When it May Be Time to Discuss a Time-Off Request
When the request goes against company time-off policy.
This is pretty obvious, but it’s important enough to highlight. Generally speaking, it’s important to be consistent with company policies on time off. There will always be exceptions worth considering, but if you make exceptions the new rule, it will come back to bite you.
Just as the introduction of a new species can destroy an ecosystem, unwarranted exceptions to company policies can erode an organization’s culture.
So, when an employee makes a request that is against company policy, make sure to have a conversation with them about the situation. And then document the conversation. Whether you approve their request or not, your conversation—and its record—will help everybody understand they why behind each specific decision. Understanding these whys will inform future conversations and prevent possible conflicts.
When you can demonstrate their absence will have a negative impact.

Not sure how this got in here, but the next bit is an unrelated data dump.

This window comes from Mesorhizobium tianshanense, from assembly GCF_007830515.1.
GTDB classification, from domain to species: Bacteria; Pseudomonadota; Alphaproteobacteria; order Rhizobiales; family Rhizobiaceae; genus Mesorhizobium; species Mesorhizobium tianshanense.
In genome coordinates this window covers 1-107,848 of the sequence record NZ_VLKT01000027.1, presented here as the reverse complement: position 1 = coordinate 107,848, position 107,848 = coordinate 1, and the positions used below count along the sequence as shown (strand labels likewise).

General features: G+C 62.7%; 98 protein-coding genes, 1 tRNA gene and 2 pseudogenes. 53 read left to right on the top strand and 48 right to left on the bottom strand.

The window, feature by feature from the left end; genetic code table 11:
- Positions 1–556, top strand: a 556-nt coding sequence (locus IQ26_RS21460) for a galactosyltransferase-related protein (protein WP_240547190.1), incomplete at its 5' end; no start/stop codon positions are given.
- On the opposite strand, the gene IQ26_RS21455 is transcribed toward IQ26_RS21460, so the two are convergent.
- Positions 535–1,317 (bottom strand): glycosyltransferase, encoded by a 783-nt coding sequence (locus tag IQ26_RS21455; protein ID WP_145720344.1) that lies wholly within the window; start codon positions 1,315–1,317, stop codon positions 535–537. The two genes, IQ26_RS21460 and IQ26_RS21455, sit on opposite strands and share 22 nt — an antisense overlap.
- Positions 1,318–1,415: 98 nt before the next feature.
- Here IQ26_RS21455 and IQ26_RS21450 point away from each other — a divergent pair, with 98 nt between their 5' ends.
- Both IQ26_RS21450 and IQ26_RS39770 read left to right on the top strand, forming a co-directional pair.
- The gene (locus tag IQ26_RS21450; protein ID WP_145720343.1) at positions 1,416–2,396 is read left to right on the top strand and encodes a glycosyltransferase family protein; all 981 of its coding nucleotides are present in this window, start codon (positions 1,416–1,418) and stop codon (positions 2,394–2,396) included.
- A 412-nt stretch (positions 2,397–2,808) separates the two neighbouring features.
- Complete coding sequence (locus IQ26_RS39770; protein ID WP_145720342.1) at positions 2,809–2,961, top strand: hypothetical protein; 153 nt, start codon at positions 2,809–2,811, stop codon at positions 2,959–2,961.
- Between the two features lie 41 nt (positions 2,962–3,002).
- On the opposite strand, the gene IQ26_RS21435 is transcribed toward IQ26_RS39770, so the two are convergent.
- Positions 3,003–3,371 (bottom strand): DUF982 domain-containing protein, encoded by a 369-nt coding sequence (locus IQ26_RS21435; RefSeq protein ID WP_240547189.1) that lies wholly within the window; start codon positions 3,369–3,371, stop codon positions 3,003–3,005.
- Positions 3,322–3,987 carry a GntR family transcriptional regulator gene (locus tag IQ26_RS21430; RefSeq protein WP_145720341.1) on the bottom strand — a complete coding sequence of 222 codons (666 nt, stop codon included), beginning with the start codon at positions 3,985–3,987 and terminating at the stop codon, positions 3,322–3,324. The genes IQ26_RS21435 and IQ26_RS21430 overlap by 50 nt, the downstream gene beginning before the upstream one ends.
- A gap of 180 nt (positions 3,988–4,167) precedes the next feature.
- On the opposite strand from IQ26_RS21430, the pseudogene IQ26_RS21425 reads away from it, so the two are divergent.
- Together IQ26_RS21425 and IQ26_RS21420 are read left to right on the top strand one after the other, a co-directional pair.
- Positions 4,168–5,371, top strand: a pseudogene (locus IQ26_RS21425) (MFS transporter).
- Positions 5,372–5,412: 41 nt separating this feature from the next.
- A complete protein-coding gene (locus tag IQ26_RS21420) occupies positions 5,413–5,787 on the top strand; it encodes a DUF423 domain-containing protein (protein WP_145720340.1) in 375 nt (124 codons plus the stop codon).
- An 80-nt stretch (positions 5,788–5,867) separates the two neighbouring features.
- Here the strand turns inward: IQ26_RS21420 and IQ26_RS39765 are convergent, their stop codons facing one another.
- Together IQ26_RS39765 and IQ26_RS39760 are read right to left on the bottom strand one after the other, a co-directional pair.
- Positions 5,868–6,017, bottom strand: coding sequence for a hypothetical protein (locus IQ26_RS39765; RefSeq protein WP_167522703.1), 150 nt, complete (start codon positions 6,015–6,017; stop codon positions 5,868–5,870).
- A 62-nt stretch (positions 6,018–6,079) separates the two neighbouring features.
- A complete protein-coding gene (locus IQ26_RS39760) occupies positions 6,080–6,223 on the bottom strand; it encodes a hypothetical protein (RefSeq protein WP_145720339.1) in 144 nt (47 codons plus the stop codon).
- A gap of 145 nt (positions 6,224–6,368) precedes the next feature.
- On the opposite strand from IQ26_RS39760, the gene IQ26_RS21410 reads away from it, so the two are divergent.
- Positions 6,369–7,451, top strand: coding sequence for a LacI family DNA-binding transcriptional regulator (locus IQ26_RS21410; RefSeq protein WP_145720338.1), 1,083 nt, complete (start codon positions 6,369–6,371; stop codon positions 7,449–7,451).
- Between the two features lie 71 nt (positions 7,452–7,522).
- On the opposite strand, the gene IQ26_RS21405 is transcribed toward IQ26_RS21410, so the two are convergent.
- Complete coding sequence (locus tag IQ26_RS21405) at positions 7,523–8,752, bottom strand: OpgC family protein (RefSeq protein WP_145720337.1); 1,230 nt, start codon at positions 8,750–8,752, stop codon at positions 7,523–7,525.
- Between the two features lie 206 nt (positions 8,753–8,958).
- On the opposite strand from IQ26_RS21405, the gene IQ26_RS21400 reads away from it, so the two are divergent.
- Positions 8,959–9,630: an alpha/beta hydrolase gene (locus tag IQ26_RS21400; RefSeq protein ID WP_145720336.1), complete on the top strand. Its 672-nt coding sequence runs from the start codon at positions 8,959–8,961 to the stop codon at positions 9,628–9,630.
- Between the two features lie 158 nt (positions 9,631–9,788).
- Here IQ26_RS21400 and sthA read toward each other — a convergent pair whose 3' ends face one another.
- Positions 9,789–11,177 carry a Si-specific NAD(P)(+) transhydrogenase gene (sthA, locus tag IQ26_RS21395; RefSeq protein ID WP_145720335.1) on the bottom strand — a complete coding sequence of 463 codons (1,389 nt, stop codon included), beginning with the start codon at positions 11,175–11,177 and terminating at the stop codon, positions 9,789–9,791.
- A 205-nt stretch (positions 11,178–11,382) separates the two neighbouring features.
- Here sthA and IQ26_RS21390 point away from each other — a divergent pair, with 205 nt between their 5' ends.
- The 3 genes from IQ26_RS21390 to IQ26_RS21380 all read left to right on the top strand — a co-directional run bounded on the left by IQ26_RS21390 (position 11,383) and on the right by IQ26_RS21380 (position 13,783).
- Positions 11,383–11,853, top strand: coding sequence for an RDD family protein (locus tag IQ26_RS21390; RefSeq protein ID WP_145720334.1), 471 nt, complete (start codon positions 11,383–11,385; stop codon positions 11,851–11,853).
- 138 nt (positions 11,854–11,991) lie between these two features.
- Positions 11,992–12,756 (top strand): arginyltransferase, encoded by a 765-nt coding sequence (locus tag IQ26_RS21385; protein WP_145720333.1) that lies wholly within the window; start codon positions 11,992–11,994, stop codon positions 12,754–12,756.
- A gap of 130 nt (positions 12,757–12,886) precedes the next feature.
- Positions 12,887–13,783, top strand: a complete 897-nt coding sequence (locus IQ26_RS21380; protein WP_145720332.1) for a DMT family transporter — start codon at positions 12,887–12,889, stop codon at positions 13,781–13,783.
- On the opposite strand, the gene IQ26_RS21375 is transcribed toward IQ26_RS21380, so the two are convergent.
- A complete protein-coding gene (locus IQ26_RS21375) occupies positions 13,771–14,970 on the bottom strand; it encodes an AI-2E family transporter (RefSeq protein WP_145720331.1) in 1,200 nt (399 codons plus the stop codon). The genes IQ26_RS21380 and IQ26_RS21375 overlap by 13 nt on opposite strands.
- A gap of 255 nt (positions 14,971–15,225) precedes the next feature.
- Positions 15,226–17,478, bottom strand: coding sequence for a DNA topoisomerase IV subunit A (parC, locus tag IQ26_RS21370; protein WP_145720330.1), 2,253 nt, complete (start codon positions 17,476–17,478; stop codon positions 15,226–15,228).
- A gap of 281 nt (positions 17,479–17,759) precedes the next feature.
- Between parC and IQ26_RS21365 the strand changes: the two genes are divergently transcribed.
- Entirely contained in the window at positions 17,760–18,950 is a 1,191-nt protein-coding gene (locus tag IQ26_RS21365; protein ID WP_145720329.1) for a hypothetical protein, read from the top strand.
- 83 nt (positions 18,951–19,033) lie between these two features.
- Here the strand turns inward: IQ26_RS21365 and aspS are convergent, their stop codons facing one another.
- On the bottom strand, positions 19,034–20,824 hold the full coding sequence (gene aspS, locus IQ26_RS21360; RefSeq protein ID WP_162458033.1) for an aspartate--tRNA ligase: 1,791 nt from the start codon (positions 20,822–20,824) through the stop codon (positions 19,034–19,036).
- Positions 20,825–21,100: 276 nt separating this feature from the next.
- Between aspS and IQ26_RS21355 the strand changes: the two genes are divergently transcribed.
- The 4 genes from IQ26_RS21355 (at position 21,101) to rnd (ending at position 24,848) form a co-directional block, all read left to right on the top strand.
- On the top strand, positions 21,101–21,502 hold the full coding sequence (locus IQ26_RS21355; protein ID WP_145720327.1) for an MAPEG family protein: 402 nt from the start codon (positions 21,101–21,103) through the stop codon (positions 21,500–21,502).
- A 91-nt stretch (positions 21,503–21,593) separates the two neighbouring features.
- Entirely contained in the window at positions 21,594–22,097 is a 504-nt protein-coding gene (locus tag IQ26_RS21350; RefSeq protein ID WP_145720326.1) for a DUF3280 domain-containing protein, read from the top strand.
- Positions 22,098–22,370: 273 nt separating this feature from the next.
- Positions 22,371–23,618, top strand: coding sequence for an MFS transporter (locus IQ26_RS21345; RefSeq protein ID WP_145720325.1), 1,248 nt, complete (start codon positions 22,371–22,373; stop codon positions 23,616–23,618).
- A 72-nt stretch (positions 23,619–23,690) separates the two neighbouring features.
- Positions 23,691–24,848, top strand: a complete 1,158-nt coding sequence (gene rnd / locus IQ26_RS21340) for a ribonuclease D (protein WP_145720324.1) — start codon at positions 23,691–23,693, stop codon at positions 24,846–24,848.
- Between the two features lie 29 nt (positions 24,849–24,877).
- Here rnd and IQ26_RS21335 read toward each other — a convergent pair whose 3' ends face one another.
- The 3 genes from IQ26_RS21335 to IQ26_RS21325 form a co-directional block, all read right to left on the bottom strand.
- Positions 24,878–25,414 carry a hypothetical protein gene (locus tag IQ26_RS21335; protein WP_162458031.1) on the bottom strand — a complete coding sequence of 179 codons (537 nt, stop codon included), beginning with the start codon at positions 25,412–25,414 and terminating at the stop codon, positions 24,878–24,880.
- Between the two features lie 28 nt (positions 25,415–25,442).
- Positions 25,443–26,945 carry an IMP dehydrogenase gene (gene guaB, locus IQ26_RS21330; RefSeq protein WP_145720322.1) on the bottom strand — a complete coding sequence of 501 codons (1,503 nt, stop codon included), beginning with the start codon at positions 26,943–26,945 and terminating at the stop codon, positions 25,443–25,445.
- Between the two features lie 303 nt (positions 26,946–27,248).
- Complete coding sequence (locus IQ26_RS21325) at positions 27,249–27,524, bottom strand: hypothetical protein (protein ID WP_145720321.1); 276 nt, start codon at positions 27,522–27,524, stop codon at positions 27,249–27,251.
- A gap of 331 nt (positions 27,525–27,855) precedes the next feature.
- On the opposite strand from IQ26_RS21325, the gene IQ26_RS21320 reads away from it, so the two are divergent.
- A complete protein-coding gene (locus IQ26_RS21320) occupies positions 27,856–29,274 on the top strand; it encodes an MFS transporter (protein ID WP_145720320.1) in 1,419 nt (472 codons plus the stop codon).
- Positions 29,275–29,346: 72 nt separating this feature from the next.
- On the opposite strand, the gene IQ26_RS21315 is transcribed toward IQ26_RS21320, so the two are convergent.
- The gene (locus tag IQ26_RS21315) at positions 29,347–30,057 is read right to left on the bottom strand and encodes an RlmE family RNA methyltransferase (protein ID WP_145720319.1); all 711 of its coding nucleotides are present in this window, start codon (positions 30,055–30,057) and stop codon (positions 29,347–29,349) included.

Obviously, you’d love to approve every time-off request, but what about those times when Employee X wants to leave during a crucial time in their work? In this situation, you may want to just deny their request without a second thought. But before you do that, you need to make sure you have a genuinely good reason for it.
It might be cumbersome (or annoying) to quantify the opportunity cost to the organization when an employee’s taking too much time off of work, but it’s probably necessary. Otherwise, it’ll just feel personal to the employee when you deny their request.
However, if you can link a clear business pain to an employee’s absence, you need to make sure they understand it as well. In many instances, they’ll be OK to move their time-off request to a better time.
When an employee is taking too much time off at once.
If a time-off request is long enough that you’re not sure whether or not it qualifies as a leave of absence, you probably need to talk. There will, of course, be perfectly acceptable reasons for an extended absence, but you’ll want to make sure that’s the case with your employee. If not, there are a few things worth considering.
For starters, experts estimate that the perfect vacation length is somewhere between eight days and ten days. Also, frequent vacations (as opposed to using vacation days in one big chunk) are good for you.